To these ingredients can be added, as already mentioned, vegetables (such as cucumbers) and fruit (especially avocados), seeds (usually sesame), and – in the most modern sushi versions as well as in the now countless fusion proposals – the more you have, the more you put. In some cases the fish disappears altogether, leaving room for ingredients such as spreadable cheese (which, let’s face it, has very little traditional Japanese). Other times, the courses are served garnished with sauces of all kinds, from teriyaki (decidedly Japanese) to pink sauce (decidedly Western).
In its basic version (rice + fish + nori seaweed) sushi has very interesting nutritional properties.
Fish provides high-quality organic proteins combined with healthy fats (especially if it is fatty fish such as salmon or tuna); it is also a source of iodine allied to the proper functioning of the thyroid and vitamin D (also in this case if it is fatty fish). Both iodine and vitamin D are not found in many foods; Opting for good sushi can be a good way to take higher amounts than the daily average.
Nori seaweed provides, among others, fibers (cellulose), carotenes, and various minerals: potassium, phosphorus, copper, magnesium, calcium, zinc and iron are among the most abundant, but their levels are largely outclassed by those of iodine, of which nori seaweed is an extremely rich source. Unfortunately, it also contains high amounts of sodium, which you should not overdo it to avoid increasing the risks to your cardiovascular health. Keep in mind, however, that to exceed the daily limit of sodium you should eat almost half a hectare of nori, corresponding to about 20 whole sheets of seaweed. In short, I believe that, unless there is an amount of indigestion sushi, you can be able to enjoy your Japanese-style meal without worrying about overdoing it with sodium in nori seaweed.
The combination of rice (a source of carbohydrates) and fish makes sushi an almost complete dish. Too bad that the part of seaweed is little to consider it the portion of vegetables that serves to remove that “almost”. Not even that little cucumber and that little avocado that you can find together with the fish are enough to make this flaw disappear. For this reason, I advise you to combine your sushi pieces with some vegetables; In this way, you will also take a significant dose of fiber, also useful to reduce the impact of white rice on your blood sugar.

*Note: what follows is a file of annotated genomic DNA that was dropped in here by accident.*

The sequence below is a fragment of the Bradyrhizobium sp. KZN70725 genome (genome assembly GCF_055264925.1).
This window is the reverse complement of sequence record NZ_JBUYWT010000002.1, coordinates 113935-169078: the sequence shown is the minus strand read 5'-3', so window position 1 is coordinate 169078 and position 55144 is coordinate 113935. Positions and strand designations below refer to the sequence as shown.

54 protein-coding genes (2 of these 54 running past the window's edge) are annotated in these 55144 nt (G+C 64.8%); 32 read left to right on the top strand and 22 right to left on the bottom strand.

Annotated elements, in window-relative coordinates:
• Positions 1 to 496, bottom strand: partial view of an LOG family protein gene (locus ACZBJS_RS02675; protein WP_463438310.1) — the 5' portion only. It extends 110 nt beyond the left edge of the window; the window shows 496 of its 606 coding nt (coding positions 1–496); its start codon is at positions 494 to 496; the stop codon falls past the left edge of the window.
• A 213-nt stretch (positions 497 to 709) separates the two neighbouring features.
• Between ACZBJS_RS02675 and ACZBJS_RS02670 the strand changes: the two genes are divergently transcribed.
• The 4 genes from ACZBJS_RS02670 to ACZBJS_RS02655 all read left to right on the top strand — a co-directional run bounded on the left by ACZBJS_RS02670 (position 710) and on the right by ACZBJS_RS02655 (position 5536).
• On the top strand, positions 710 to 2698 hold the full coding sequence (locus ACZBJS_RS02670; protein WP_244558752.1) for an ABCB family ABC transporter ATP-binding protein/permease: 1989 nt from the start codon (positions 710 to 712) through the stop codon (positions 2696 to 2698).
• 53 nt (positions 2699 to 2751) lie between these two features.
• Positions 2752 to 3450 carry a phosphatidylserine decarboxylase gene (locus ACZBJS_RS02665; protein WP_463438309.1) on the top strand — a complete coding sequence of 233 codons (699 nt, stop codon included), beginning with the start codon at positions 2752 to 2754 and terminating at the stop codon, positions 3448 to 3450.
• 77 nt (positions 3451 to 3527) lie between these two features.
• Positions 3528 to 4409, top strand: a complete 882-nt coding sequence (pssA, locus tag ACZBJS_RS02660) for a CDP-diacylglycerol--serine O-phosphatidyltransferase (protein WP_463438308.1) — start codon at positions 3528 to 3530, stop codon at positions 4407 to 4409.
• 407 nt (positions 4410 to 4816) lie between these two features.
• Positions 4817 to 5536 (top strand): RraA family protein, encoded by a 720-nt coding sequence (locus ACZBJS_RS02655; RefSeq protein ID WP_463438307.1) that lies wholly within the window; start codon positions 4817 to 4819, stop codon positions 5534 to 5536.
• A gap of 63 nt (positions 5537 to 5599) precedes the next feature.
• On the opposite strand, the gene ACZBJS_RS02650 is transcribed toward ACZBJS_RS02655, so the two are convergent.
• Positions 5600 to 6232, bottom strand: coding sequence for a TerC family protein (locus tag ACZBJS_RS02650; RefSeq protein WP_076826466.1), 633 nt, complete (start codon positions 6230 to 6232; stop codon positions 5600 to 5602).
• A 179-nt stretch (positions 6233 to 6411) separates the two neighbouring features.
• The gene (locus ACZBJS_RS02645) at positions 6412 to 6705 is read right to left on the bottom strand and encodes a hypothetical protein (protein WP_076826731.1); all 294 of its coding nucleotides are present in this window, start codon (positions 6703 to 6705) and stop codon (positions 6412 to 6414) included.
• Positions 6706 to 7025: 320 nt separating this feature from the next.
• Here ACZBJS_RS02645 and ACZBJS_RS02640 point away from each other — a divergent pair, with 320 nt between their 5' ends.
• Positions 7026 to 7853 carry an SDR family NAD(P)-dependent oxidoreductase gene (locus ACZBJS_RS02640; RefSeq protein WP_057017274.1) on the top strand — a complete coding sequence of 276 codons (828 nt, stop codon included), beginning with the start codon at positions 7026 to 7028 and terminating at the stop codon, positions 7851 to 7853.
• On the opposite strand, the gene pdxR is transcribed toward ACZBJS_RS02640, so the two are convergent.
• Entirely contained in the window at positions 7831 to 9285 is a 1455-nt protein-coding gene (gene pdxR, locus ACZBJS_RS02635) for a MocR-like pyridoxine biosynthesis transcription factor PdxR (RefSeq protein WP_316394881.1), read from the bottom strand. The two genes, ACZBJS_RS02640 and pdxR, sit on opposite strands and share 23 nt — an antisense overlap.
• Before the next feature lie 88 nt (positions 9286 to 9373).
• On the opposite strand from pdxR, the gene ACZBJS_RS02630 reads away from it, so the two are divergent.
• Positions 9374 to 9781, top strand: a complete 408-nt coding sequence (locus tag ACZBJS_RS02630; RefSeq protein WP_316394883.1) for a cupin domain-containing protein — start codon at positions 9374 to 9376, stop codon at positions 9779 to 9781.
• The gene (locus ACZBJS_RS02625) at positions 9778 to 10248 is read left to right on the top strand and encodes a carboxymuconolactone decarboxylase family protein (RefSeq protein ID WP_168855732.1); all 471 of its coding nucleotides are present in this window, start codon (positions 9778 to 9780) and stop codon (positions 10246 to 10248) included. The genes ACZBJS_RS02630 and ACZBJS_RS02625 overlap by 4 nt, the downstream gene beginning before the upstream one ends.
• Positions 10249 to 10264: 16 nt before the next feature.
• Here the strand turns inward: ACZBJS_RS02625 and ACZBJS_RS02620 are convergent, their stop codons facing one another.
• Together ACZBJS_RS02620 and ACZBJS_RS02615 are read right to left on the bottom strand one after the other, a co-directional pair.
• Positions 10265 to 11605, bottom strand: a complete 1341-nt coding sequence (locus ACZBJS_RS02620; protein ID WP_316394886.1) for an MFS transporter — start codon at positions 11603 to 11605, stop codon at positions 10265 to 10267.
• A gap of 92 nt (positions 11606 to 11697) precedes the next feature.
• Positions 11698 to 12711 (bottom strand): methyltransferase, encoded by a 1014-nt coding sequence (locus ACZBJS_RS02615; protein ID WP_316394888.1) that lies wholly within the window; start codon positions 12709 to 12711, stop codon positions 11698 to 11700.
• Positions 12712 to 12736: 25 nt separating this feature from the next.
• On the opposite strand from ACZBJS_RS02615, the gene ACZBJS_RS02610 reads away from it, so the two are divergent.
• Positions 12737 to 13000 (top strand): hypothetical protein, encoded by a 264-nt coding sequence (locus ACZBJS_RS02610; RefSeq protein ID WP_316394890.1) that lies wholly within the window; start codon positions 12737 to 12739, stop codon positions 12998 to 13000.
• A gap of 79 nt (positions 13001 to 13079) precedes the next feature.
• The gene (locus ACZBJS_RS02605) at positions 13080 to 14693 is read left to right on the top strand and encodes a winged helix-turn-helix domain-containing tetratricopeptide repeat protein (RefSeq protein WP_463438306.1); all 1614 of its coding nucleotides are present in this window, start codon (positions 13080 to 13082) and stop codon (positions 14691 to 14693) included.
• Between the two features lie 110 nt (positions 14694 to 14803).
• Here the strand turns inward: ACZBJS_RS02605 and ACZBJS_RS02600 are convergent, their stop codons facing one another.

How to make it really health
Any other ingredient added to the “basic” ones can change the nutritional properties of sushi, making it less healthy. I invite you, in particular, to pay attention to those sauces and sauces I told you about earlier: if they become a constant (as in many sushi fusion proposals) they can be a problem, sometimes because they are rich in less healthy fats, other times because they are rich in free sugars, sometimes because they are sources of an additional dose of salt (and therefore sodium, Which, as we have seen, is already abundant in algae and, I add now, is also present in fish.
For the same reason, I invite you not to overdo it with soy sauce. 100 ml of that of the most famous brand (which is often the one you also find in sushi restaurants) contains about 7 grams of sodium – 3 times the maximum dose of sodium not to exceed daily. Added to those of the other ingredients you have in your dish, the sodium in soy sauce can be far too much.
The food industry has tried to remedy the high sodium content of traditional soy sauce. The same brand I told you about above today also offers a soy sauce with 43% less salt (in which sodium is present). I invite you, however, not to exaggerate even with this variant, which, on the other hand, is richer in simple sugars (3.9 g per 100 ml, compared to 0.6 of the traditional variant).